Weight Classes | Teen Ink

Weight Classes

April 16, 2008
By Anonymous

His heart races to the sound of the clock clicking in the background. 20 seconds to go and he has this match won, all he has to do is hold out until the end. His opponent looks him square in the eye with a look of defeat. Thump thump... 15-14… the clock beats down to its final seconds. The wrestler thinks soundlessly to himself of the last 40 minutes he ran to shed that extra half pound, for this? A weak match easily won. Then it hit him, he’s thrusted into the air and dumbfounded, he finds himself on the mat, motionless. The referee pounds his hand on the ground, down for the count in a moment of weakness. The defeated wrestler lies on the mat, watching as that once weak opponent raises his arm up with a grin of a champion.

Blood, sweat, and tears, wrestling takes much more than that, it takes dedication and pure passion. As many wrestlers know, the story above proves to be more than a haunting reality; it’s a fearful drive to put more effort into becoming the best. Many wrestlers seem to go further than extremes to become a champion; therefore they are recognized for their weight cutting techniques. Many of these pound dropping skills are much more than dangerous, they can be fatal, which is why wrestlers should not cut weight in the first place. Surprisingly

With 81% of wrestlers cutting weight, there are many unique ideas of how to achieve this somewhat impossible task of losing weight. Some of these techniques are ridiculous, and myths have been passed around the community of wrestlers. Some tell tales of crazy athletes shedding as many as 20 pounds in a night. Wrestlers will go days without drinking more than a few sips of water and eating a piece of fruit a day. Ultimately, the calories burned during practice will be more than they’ve eaten in two days. Not eating for that long can take its toll on the body. Wrestlers dream of food, yet they can’t eat for fear that they’ll be over by just a couple pounds. Consequently, ¾ of male athletes with eating disorders are wrestlers. Anorexia and bulimia, leading eating disorders, claim 300,000 lives a year ("Could You or Someone You Care About Have an Eating Disorder?") meaning that weight cutting can lead to other harmful things other than disease. It also leads to death.
In the late 1990s’ three college wrestlers made headlines around the nation after each died within 33 days of each other. Coming from Michigan, North Carolina, and Wisconsin, these dedicated athletes died from the same cause, drastic weight loss, or also known to those familiar to it as “cutting”. In all three cases, the deaths were related to dehydration resulting in hypo-thermia. The wrestlers layered on clothes and put themselves in high temperature rooms while they did endless workouts. Unfortunately they out worked their bodies. The athletes tried to sweat out the pounds and with the amount of perspiration they were producing, their bodies constantly cooled until they reached a degree below their core temperatures relating to hypothermia. This also caused heart attacks and kidney failure, all consequences of extreme weight cutting. Upon hearing of these horrible stories, NCAA took steps to make weight cutting healthier by banning certain cutting techniques such as;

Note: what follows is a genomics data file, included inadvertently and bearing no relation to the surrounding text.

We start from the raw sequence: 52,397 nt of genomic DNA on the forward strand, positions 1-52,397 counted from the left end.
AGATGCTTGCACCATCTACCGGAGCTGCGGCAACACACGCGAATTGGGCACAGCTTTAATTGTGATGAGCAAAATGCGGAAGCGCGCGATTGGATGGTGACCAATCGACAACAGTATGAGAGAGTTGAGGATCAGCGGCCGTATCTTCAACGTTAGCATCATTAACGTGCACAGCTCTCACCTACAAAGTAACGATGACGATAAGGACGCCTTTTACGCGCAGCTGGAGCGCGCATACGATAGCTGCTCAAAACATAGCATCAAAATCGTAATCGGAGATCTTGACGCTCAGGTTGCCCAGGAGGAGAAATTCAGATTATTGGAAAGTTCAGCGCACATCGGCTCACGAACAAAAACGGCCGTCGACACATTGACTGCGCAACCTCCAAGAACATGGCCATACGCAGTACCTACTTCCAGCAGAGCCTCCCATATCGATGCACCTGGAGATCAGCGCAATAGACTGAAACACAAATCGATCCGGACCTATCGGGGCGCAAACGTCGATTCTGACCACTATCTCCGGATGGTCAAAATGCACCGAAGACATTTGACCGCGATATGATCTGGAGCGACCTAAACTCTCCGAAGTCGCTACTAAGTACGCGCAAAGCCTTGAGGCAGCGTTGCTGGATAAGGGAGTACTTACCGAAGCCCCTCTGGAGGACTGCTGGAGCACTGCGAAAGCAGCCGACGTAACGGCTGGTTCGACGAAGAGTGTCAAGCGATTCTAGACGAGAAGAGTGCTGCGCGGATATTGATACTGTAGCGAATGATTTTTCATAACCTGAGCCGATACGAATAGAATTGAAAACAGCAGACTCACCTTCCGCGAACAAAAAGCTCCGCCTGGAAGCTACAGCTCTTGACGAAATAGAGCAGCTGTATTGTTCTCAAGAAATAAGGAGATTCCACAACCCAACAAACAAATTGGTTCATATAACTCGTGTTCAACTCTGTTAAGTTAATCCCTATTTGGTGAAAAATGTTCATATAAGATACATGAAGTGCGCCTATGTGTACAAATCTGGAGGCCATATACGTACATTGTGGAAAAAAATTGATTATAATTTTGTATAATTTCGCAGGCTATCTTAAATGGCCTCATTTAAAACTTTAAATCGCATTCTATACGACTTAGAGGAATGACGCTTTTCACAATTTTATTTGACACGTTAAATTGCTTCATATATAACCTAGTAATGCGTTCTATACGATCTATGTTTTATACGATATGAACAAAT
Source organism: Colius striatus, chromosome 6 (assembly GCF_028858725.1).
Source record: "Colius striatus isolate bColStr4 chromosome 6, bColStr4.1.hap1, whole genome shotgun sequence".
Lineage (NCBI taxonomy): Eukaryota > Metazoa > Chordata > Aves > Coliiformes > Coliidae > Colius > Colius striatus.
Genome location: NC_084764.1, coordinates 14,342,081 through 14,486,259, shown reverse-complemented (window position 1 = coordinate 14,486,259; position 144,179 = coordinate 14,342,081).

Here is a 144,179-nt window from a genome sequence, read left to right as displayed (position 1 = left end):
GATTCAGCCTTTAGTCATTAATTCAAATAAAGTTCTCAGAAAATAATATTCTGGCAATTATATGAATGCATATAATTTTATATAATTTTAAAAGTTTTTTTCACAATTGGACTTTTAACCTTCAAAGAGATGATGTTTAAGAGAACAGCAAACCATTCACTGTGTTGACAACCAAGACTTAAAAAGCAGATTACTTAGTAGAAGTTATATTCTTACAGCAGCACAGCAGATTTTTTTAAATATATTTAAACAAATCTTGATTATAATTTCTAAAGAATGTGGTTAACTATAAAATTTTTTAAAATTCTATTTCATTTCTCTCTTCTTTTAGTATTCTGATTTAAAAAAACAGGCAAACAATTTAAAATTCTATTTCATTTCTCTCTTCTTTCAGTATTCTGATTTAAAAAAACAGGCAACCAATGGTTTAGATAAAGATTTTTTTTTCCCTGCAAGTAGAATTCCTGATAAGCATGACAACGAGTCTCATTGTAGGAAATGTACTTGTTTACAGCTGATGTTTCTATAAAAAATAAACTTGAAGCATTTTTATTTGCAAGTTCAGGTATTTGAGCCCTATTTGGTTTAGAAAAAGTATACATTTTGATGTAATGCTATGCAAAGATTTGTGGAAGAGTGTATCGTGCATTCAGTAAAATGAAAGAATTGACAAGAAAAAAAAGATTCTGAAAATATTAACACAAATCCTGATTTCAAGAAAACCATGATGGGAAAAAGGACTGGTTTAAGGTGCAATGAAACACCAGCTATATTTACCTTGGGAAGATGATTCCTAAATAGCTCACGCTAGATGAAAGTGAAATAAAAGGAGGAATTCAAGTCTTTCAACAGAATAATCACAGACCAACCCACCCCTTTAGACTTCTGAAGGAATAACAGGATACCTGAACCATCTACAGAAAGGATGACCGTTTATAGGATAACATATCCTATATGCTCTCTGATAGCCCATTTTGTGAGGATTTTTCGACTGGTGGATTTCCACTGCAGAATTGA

Saunas, Hot Rooms, and any room hotter than 79 degrees

Self induced vomiting

Extensive food and fluid restrictions (Diehl)
Following the actions of the NCAA, even high schools have made precautions. These NCAA officials have gone as far as making their wrestlers take hydration tests, checking their body fat, and also giving restrictions to how much weight they can lose. But it’s just not enough; coaches will turn their heads, and the most dedicated wrestlers will over look these rules; still risking their lives for their favorite sport.
Wrestlers all around the nation push themselves to the limit to make weight, and these athletes have to cut enough to make them the biggest person in the smallest weight class possible. This goal of being the biggest small wrestler is taunting the athletes to cut more and more to become champions. Although rules have been enforced, if wrestlers are going to be protected, they should just banish weight cutting altogether to keep these athletes safe and healthy.

Risking so much for such a short lived glory is absurd. Wrestlers need to open their eyes and see what the truth is. Cutting weight is unhealthy and in the long run, can lead to more serious complications. Athletes who choose to be a part of this growing craze of cutting weight must look into the dangers of it and listen to their bodies. If need be go up a weight class, but ultimately, wrestlers shouldn’t cut weight.

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